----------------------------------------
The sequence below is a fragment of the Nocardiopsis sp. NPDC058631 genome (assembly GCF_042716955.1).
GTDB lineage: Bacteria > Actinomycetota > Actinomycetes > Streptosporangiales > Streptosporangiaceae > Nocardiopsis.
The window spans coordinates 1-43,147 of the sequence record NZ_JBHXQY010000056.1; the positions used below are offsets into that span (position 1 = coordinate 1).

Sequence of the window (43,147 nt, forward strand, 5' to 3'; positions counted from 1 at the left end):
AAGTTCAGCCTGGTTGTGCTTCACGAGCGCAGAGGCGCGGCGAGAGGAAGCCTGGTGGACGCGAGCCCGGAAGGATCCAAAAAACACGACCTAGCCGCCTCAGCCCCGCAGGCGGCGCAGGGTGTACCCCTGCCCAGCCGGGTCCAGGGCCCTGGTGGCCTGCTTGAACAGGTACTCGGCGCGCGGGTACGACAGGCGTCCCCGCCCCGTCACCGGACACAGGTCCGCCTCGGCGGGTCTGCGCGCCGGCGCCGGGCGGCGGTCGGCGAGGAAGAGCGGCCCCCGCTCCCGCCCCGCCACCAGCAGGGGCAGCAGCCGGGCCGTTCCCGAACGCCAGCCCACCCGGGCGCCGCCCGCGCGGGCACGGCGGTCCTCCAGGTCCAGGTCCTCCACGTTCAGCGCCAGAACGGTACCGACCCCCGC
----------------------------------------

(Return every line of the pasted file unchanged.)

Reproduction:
The sequence below is a fragment of the Nocardiopsis sp. NPDC058631 genome (assembly GCF_042716955.1).
GTDB lineage: Bacteria > Actinomycetota > Actinomycetes > Streptosporangiales > Streptosporangiaceae > Nocardiopsis.
The window spans coordinates 1-43,147 of the sequence record NZ_JBHXQY010000056.1; the positions used below are offsets into that span (position 1 = coordinate 1).

Sequence of the window (43,147 nt, forward strand, 5' to 3'; positions counted from 1 at the left end):
AAGTTCAGCCTGGTTGTGCTTCACGAGCGCAGAGGCGCGGCGAGAGGAAGCCTGGTGGACGCGAGCCCGGAAGGATCCAAAAAACACGACCTAGCCGCCTCAGCCCCGCAGGCGGCGCAGGGTGTACCCCTGCCCAGCCGGGTCCAGGGCCCTGGTGGCCTGCTTGAACAGGTACTCGGCGCGCGGGTACGACAGGCGTCCCCGCCCCGTCACCGGACACAGGTCCGCCTCGGCGGGTCTGCGCGCCGGCGCCGGGCGGCGGTCGGCGAGGAAGAGCGGCCCCCGCTCCCGCCCCGCCACCAGCAGGGGCAGCAGCCGGGCCGTTCCCGAACGCCAGCCCACCCGGGCGCCGCCCGCGCGGGCACGGCGGTCCTCCAGGTCCAGGTCCTCCACGTTCAGCGCCAGAACGGTACCGACCCCCGC